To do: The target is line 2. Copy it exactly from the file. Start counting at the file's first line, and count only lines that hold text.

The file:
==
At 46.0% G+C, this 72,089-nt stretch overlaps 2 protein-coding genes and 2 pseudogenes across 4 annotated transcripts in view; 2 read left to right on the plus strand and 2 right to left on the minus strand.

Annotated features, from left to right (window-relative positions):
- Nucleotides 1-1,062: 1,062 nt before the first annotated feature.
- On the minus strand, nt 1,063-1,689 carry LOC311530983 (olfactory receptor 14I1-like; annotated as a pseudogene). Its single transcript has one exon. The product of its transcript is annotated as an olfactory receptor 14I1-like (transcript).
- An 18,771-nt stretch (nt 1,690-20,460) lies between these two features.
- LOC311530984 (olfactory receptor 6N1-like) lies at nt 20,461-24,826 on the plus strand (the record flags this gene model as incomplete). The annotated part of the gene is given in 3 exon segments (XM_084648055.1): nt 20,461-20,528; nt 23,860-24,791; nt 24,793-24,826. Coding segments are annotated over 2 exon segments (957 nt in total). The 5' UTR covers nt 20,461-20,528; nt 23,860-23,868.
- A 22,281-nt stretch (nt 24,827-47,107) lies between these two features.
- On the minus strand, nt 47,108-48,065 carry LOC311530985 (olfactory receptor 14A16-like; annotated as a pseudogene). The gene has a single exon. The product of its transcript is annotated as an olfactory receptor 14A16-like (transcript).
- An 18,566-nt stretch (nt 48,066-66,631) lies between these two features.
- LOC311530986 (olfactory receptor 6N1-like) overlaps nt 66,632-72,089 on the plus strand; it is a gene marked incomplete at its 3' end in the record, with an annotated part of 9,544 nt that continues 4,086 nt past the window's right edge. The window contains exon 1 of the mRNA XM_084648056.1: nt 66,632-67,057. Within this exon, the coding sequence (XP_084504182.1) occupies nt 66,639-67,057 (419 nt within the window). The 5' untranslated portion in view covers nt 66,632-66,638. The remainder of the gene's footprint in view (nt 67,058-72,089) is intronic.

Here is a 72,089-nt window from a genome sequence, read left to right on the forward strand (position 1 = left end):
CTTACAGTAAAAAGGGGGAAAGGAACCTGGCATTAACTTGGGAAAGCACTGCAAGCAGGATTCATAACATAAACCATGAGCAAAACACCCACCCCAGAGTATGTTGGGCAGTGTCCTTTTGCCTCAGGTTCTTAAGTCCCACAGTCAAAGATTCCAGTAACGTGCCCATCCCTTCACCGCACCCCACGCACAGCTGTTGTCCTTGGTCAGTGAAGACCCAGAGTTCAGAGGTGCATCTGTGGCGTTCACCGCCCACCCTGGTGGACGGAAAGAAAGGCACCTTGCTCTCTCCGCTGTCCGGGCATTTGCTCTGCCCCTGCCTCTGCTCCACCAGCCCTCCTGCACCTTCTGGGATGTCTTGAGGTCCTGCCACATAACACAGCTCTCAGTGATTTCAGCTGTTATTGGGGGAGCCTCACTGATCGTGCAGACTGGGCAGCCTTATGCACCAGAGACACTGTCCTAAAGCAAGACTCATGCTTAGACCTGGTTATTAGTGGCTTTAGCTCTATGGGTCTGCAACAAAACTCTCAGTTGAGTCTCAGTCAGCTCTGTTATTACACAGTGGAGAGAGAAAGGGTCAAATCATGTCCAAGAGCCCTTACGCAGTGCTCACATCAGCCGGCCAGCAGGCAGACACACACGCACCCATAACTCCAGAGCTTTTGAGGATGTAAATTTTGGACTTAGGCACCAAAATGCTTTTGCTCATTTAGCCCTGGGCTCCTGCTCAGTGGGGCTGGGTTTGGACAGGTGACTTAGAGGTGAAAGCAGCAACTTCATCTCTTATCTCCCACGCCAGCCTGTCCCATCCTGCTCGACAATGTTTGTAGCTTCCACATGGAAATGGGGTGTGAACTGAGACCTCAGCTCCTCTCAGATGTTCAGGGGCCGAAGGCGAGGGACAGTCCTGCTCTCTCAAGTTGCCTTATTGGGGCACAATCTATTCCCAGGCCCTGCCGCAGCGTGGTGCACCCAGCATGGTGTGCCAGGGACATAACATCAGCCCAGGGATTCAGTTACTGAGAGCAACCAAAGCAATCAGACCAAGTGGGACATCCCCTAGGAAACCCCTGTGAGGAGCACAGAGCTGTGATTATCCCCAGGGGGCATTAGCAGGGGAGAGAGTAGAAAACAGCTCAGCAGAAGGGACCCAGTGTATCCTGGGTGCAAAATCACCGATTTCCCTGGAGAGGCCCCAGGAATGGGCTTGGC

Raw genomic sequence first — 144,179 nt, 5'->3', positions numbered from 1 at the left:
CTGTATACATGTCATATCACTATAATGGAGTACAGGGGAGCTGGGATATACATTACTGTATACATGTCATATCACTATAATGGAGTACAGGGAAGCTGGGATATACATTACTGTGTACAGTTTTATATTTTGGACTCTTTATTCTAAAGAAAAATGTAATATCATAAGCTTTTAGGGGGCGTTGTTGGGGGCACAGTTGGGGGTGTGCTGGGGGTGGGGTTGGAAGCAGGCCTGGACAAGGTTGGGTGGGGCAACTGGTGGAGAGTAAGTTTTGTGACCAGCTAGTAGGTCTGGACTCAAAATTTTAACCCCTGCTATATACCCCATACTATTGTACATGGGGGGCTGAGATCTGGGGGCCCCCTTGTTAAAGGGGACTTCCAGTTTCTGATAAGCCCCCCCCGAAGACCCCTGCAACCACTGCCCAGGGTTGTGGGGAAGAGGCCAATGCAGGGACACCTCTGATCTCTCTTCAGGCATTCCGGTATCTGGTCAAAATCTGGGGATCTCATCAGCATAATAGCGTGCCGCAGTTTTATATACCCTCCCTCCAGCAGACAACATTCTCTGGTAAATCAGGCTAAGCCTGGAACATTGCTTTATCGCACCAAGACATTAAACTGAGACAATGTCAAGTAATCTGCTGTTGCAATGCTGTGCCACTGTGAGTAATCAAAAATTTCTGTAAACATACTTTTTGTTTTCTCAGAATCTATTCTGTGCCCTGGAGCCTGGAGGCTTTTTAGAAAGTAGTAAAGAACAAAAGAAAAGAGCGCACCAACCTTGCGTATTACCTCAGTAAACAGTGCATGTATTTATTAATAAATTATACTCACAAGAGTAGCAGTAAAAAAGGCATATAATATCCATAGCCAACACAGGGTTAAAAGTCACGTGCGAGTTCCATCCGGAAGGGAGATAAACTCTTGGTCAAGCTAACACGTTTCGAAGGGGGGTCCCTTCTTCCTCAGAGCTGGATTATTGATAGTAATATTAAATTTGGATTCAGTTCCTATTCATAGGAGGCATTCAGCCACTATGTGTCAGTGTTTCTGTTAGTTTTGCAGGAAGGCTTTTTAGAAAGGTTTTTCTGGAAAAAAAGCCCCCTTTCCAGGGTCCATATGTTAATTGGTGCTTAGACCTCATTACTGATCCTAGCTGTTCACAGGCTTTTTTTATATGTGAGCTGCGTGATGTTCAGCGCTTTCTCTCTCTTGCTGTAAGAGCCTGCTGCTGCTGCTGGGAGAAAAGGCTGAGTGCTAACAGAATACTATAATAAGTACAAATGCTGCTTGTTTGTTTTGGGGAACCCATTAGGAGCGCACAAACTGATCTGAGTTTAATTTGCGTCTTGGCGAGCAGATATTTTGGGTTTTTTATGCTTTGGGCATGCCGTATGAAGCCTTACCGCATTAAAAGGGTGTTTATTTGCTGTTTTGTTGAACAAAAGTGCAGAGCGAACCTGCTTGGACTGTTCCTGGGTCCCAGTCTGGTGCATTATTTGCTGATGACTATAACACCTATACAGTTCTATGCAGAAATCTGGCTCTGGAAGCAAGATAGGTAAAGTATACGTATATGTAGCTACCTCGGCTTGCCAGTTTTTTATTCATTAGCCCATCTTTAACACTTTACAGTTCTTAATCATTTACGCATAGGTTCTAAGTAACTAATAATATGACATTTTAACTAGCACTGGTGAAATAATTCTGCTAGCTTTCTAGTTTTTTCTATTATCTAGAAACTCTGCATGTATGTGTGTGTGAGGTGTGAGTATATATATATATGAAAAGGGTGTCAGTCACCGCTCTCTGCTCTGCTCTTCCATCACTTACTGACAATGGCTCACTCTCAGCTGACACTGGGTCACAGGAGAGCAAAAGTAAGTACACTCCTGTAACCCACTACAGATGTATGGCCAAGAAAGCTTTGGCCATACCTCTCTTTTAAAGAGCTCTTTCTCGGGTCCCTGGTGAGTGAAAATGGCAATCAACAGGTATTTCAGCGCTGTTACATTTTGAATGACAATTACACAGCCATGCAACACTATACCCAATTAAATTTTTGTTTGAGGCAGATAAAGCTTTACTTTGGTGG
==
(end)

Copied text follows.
Annotated features, from left to right (window-relative positions):